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Thinking about our thinking

Dr. Sam Watson once advised, “We don’t need to teach students to think. We need to help them recognize their thinking.” I also worked with Dixie Goswami at First Ward Elementary and Kathy Yancey at UNC Charlotte each for a couple years. All challenged me to ask my students to “think about their thinking” and to talk about the paths their brains followed to arrive at conclusions. I heard their words but didn’t fully understand exactly what they were encouraging me to do. Then I read the book Mosaic of Thought and for the first time I understood the meaning of metacognition.

I had not been forced to “read” for a long time. Instead, I chose to read on the same topics (education, reading, writing) and by the same authors and in the same genres (Heinemann, historical fiction), so I had a deep well of schema from which to draw, which made reading easy for me. Also, recreational reading was not hard because I didn’t choose books on my reading level. I’d lost site of what it meant to read difficult texts as I grew into my adult reading habits.

Practicing what I now preach

When confronted with reading the passages at the beginning of each chapter in Mosaic of Thought, I watched my thinking at work. I was surprised to see how I made sense of the selections. I used every fix-up strategy I now teach my students. I smiled knowing that Keene and Zimmermann - my teachers - were forcing me out of my comfort zone for this very reason. In my daybook I wrote my observations and discoveries. I got the message by reflecting.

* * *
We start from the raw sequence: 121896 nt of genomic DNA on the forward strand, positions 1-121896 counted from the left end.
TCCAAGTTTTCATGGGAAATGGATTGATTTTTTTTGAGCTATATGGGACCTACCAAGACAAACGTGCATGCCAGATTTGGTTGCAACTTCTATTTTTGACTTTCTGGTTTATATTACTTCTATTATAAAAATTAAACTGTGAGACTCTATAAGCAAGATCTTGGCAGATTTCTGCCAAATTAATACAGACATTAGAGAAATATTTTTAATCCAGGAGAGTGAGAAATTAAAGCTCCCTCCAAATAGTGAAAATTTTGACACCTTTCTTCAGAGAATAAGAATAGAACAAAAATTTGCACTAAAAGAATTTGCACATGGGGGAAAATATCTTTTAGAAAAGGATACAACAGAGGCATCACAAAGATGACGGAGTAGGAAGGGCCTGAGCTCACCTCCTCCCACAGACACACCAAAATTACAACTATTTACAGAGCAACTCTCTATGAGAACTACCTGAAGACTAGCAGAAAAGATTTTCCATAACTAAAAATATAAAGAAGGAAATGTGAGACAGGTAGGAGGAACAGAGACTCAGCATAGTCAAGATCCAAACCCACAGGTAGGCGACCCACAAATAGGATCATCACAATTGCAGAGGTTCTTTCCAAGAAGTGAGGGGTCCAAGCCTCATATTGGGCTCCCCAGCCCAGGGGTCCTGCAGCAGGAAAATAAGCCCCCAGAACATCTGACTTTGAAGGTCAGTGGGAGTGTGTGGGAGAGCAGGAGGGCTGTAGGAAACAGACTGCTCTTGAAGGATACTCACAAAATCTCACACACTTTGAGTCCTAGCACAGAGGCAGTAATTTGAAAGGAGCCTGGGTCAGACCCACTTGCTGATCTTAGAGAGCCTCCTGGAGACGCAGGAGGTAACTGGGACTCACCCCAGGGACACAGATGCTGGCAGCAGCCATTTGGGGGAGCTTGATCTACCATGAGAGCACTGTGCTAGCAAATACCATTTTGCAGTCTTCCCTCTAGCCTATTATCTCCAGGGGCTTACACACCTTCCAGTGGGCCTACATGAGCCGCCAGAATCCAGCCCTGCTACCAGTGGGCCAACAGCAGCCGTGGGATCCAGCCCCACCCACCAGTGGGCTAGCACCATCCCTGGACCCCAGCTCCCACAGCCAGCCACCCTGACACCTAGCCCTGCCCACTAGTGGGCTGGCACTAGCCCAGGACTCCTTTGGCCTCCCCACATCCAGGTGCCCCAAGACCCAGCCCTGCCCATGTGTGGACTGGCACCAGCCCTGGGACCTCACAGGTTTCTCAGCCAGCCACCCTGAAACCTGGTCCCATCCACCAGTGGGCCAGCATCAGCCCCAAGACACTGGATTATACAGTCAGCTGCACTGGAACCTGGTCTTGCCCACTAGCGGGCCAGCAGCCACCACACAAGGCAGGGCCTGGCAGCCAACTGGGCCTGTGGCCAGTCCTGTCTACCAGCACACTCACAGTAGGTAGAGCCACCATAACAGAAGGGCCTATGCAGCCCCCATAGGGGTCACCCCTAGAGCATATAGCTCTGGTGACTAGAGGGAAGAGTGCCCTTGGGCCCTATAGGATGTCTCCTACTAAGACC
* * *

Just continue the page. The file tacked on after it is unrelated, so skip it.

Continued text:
The conclusion I reached was this: students would benefit from reflective writing as well. They need a consistent routine of reflection - a class structured so that today’s learning builds on yesterday's and links to tomorrow's. They need time to develop their views and express their ideas logically. They need to collect their "thoughts in the moment" in notebooks to jog their memories throughout the unit and to have proof that their learning is improving.

Realizing reflection can be modeled and refined

When demonstrating this system in a third grade, the teachers and I analyzed the students’ answers to the question, “What do you do when you come across a word or an idea you don’t understand?” The children addressed the question at the beginning and at the end of the lesson. In the beginning, many students didn’t write at all. Of those who did, most said, “sound it out.” We were pleased to see how their thinking changed at the end.

I’ve been doing this kind of debriefing for years, but this session was different for me. As we flipped through the variety of responses, I realized that no matter the grade, geographic, or socio-economic level, when students are asked to reflect, their answers fall in predictable patterns of responses. To help the students “recognize this thinking” and to grow their ability to express their ideas, then simply asking students to write what they learned is not enough. Teachers have to model how to write reflectively.

In the beginning, it takes time to model. Eventually, thinking about what they’ll write the last few minutes of class - during class - becomes a habit. Time needed decreases and learning improves. That's a win-win.

NEXT:: See samples of exit reflections

A resource for people passionate about helping students write well, compiled by Karen Haag

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My new thinking

Students need a consistent routine of reflection - a class structured so that today's learning builds on yesterday's and links to tomorrow's.

REFLECTION

Copyright 2016 by Karen Haag

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